“If you’ve experienced a blow to the head, or have had any of the symptoms related to head injury and concussion, I urge you to seek medical attention," Dr. Cormier said. “Leaving a head injury untreated can, and likely will, cause long term problems.”

Motorsports Safety Group is the collaboration of forward thinking minds geared toward continuing efforts that serve to foster improvements in the safety of racing. The goals of Motorsports Safety Group embody the interests of the group and its partners, ensuring the safety and health of racing teams and their loyal following.

Dr. Cormier crafted this strategic partnership with the ARCA Safety Initiative Program to form a “Motorsports Healthcare Education Plan,” a high profile, interactive activation designed to reach millions of race fans throughout the country. Motorsports Safety Group, with now an international presence, looks forward to a long-term relationship with the ARCA racing family. 

Motorsports Safety Group Welcomes Dr. Philip Surface

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Dr. Phillip Surface brings to Motorsport Safety Group a wealth of knowledge from not only the safety side of the motor racing industry, but also from the both medical engineering and competitive side of the racing industry. With well over 20 years of experience, Dr. Surface has made a number of monumental changes with regards to safety in the sport. With the experience of being a race mechanic, professional racer, team owner, racing school owner/teacher topped off with being a specialized spine surgeon, Motorsports Safety Group considers him one of the biggest additions to this group of experts and look forward to his insight as the collaborative efforts expand.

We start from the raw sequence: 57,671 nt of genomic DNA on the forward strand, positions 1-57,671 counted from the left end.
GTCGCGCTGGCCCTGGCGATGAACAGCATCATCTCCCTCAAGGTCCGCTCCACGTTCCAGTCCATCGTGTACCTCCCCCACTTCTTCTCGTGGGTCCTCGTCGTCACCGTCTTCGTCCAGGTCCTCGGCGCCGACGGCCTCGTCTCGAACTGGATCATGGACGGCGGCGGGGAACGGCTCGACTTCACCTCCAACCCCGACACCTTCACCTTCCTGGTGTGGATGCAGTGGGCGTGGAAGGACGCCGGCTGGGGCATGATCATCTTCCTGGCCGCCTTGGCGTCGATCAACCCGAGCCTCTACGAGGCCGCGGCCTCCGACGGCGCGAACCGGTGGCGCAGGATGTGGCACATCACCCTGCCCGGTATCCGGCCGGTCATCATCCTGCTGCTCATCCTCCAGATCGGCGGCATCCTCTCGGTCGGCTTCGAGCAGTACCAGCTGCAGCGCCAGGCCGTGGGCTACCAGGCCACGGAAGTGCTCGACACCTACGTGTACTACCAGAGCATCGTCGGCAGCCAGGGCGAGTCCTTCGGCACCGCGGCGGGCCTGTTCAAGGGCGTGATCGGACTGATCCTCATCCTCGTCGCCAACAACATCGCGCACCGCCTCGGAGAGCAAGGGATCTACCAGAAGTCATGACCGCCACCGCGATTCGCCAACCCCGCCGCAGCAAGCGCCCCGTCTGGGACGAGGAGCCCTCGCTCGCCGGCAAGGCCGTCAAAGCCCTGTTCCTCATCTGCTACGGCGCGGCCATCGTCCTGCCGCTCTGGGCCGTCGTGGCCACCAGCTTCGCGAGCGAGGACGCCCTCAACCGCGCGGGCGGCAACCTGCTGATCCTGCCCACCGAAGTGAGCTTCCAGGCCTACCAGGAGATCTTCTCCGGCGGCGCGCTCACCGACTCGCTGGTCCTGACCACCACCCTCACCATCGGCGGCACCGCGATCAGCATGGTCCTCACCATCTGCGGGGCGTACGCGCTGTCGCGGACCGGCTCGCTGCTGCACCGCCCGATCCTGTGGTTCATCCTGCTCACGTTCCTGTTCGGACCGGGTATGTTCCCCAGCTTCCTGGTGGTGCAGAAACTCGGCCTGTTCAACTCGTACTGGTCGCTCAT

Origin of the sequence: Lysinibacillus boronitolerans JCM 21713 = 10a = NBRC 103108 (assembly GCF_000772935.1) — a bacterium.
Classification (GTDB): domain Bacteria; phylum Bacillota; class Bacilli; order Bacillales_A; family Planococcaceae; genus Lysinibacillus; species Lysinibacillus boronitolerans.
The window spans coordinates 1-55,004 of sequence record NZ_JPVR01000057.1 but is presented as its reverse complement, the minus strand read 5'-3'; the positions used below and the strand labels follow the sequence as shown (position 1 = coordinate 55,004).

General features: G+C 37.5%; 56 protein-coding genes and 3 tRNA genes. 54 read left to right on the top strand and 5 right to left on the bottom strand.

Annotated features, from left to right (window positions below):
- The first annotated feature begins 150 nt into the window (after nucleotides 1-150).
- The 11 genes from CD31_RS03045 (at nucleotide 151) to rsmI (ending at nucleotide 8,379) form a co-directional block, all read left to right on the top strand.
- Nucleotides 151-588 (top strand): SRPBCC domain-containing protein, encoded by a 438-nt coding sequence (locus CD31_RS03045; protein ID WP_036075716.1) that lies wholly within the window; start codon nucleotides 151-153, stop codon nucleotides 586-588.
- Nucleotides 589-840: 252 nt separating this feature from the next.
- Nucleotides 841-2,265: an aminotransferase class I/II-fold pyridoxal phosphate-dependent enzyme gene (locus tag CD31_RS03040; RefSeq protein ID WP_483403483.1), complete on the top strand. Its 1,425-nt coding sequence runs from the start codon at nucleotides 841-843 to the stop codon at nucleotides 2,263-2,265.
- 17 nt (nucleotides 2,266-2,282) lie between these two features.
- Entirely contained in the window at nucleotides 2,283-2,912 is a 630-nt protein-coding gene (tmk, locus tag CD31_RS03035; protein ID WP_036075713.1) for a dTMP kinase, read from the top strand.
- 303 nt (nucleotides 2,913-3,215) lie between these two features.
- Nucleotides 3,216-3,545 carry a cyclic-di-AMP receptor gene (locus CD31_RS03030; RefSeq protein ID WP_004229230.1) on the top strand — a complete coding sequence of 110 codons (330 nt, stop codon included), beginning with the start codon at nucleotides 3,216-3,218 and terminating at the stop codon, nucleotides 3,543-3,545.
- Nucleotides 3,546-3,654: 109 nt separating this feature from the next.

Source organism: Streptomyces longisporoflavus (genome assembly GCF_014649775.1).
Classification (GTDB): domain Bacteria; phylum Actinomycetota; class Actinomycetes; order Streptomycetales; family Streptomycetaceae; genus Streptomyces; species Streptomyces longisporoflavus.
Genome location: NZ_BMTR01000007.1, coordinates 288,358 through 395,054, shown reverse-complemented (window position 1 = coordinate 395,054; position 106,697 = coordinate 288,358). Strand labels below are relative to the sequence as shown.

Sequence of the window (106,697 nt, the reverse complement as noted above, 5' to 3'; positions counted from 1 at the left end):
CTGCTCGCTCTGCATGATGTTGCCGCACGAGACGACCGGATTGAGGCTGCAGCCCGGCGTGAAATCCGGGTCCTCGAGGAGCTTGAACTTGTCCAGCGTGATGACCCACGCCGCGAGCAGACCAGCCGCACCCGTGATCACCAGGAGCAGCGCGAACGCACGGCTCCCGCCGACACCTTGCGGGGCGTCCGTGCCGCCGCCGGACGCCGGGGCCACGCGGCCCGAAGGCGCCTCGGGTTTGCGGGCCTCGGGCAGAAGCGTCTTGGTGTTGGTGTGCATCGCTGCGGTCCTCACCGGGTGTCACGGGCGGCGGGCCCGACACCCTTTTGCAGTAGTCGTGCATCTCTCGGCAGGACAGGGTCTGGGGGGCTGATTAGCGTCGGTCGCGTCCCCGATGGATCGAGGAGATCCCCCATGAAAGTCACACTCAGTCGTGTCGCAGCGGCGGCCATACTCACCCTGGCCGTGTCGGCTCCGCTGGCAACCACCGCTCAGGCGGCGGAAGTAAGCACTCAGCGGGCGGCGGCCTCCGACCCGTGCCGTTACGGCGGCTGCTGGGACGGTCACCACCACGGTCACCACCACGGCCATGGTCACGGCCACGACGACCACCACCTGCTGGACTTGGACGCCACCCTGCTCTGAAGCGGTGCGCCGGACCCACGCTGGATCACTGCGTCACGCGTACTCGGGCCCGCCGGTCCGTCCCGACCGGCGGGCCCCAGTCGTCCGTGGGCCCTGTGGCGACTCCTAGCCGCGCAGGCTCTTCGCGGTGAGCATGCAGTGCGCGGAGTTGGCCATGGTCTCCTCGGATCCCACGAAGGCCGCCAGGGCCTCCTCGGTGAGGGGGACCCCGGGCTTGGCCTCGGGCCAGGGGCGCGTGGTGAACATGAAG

MSG - ARCA Safety Initiaive - February: AMERICAN HEART MONTH

(Feb. 19, 2018) -- The month of February is the time of year when sweethearts let their feelings be known on Valentine’s Day and when the stock car racing world kicks off its new season in Daytona Beach, Florida.

February is also American Heart Month.

Dr. Jason Cormier, founder of the Motorsports Safety Group, reminds each of us that heart disease doesn’t happen just to senior citizens. It is happening to younger adults more and more often. This is partly because the conditions that lead to heart disease are happening at younger ages. February is Heart Month, the perfect time to learn about your risk for heart disease and the steps you need to take now to help your heart.